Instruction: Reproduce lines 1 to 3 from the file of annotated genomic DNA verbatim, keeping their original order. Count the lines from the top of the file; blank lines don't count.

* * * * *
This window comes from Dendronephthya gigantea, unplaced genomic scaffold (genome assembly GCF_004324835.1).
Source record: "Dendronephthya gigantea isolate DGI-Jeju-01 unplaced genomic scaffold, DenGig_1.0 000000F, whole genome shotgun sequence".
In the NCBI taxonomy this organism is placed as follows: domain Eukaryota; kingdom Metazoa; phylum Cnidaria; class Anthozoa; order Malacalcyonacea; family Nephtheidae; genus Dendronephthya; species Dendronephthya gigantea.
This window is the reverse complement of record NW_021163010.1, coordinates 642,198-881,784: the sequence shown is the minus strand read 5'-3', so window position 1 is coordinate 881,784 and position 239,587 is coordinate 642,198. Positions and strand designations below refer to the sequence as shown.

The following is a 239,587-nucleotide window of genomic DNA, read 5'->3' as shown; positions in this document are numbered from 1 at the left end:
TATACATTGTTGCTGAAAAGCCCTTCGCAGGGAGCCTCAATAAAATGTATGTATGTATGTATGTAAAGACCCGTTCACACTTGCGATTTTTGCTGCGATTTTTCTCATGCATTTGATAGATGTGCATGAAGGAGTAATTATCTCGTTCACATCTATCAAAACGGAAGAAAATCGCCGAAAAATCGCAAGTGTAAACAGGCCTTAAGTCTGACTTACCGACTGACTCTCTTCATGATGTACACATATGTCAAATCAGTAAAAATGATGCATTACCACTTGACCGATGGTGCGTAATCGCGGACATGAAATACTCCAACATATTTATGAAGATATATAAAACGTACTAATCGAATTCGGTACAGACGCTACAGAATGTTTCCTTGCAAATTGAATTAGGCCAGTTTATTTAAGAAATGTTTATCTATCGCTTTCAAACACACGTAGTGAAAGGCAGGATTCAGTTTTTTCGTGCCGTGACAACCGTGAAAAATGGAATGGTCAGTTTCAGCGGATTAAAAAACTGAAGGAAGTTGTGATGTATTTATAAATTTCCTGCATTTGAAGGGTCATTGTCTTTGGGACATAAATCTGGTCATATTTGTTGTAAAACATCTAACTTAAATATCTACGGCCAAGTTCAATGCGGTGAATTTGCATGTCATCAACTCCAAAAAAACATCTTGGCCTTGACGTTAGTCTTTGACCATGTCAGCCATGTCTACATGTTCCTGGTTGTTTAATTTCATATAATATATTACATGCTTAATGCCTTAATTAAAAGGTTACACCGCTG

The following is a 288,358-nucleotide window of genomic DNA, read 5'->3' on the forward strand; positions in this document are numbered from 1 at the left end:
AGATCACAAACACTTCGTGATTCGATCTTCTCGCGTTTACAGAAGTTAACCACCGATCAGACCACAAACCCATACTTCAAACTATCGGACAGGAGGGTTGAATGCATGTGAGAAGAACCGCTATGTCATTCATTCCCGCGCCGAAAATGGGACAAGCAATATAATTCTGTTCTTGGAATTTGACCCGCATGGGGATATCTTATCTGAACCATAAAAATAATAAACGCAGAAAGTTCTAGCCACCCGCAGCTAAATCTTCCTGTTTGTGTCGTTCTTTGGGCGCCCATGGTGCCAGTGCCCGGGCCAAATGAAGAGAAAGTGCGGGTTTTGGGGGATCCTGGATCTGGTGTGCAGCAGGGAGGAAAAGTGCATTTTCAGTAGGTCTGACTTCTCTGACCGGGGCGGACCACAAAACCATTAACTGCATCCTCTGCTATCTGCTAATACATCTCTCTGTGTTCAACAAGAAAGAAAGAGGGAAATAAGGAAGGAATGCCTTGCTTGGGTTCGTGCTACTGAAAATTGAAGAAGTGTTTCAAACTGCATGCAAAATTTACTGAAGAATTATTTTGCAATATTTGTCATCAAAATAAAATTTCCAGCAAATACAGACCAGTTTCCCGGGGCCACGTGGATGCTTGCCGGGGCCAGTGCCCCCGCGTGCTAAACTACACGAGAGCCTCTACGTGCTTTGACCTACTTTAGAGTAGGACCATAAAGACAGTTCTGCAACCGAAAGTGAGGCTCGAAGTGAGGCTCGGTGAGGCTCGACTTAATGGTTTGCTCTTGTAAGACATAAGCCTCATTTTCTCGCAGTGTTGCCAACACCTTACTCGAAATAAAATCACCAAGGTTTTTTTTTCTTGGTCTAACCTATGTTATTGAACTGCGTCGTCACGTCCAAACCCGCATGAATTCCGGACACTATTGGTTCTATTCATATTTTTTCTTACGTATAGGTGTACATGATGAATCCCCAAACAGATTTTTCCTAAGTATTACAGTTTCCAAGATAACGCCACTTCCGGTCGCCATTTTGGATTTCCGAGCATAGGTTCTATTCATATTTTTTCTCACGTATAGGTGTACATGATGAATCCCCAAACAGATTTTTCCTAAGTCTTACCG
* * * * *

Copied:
This window comes from Dendronephthya gigantea, unplaced genomic scaffold (genome assembly GCF_004324835.1).
Source record: "Dendronephthya gigantea isolate DGI-Jeju-01 unplaced genomic scaffold, DenGig_1.0 000000F, whole genome shotgun sequence".
In the NCBI taxonomy this organism is placed as follows: domain Eukaryota; kingdom Metazoa; phylum Cnidaria; class Anthozoa; order Malacalcyonacea; family Nephtheidae; genus Dendronephthya; species Dendronephthya gigantea.